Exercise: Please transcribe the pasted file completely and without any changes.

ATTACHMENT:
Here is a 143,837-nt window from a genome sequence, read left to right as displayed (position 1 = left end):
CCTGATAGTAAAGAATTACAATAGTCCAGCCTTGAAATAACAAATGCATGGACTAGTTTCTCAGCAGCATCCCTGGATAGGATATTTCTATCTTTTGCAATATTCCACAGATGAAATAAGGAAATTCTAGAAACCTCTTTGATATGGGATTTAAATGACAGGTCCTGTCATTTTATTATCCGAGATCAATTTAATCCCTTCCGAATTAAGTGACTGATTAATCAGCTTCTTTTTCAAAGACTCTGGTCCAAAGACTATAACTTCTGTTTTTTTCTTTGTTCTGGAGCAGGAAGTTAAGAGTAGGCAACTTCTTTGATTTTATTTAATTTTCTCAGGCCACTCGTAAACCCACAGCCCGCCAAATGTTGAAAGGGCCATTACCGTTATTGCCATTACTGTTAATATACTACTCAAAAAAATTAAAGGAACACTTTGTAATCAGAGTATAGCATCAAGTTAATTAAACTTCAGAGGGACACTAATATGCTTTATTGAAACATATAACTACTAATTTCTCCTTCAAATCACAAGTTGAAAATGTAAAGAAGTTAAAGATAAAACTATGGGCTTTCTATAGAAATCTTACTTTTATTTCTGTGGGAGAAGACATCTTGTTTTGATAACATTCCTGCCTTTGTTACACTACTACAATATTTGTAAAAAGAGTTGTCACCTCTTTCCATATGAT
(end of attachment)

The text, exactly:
Here is a 143,837-nt window from a genome sequence, read left to right as displayed (position 1 = left end):
CCTGATAGTAAAGAATTACAATAGTCCAGCCTTGAAATAACAAATGCATGGACTAGTTTCTCAGCAGCATCCCTGGATAGGATATTTCTATCTTTTGCAATATTCCACAGATGAAATAAGGAAATTCTAGAAACCTCTTTGATATGGGATTTAAATGACAGGTCCTGTCATTTTATTATCCGAGATCAATTTAATCCCTTCCGAATTAAGTGACTGATTAATCAGCTTCTTTTTCAAAGACTCTGGTCCAAAGACTATAACTTCTGTTTTTTTCTTTGTTCTGGAGCAGGAAGTTAAGAGTAGGCAACTTCTTTGATTTTATTTAATTTTCTCAGGCCACTCGTAAACCCACAGCCCGCCAAATGTTGAAAGGGCCATTACCGTTATTGCCATTACTGTTAATATACTACTCAAAAAAATTAAAGGAACACTTTGTAATCAGAGTATAGCATCAAGTTAATTAAACTTCAGAGGGACACTAATATGCTTTATTGAAACATATAACTACTAATTTCTCCTTCAAATCACAAGTTGAAAATGTAAAGAAGTTAAAGATAAAACTATGGGCTTTCTATAGAAATCTTACTTTTATTTCTGTGGGAGAAGACATCTTGTTTTGATAACATTCCTGCCTTTGTTACACTACTACAATATTTGTAAAAAGAGTTGTCACCTCTTTCCATATGAT